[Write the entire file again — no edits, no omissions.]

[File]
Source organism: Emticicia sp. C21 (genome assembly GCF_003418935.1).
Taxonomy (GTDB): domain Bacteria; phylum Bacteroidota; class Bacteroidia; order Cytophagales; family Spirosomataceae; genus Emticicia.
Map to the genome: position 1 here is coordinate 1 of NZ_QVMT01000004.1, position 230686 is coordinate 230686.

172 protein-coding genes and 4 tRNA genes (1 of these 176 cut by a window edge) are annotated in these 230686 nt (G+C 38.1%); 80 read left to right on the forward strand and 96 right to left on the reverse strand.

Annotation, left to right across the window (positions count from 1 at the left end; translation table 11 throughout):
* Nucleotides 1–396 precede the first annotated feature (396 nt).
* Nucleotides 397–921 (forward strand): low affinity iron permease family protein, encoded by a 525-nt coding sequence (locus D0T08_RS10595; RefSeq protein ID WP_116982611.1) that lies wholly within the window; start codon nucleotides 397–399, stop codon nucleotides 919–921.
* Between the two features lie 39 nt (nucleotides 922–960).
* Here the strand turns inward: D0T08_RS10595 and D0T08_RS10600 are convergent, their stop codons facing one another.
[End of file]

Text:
Source organism: Emticicia sp. C21 (genome assembly GCF_003418935.1).
Taxonomy (GTDB): domain Bacteria; phylum Bacteroidota; class Bacteroidia; order Cytophagales; family Spirosomataceae; genus Emticicia.
Map to the genome: position 1 here is coordinate 1 of NZ_QVMT01000004.1, position 230686 is coordinate 230686.

172 protein-coding genes and 4 tRNA genes (1 of these 176 cut by a window edge) are annotated in these 230686 nt (G+C 38.1%); 80 read left to right on the forward strand and 96 right to left on the reverse strand.

Annotation, left to right across the window (positions count from 1 at the left end; translation table 11 throughout):
* Nucleotides 1–396 precede the first annotated feature (396 nt).
* Nucleotides 397–921 (forward strand): low affinity iron permease family protein, encoded by a 525-nt coding sequence (locus D0T08_RS10595; RefSeq protein ID WP_116982611.1) that lies wholly within the window; start codon nucleotides 397–399, stop codon nucleotides 919–921.
* Between the two features lie 39 nt (nucleotides 922–960).
* Here the strand turns inward: D0T08_RS10595 and D0T08_RS10600 are convergent, their stop codons facing one another.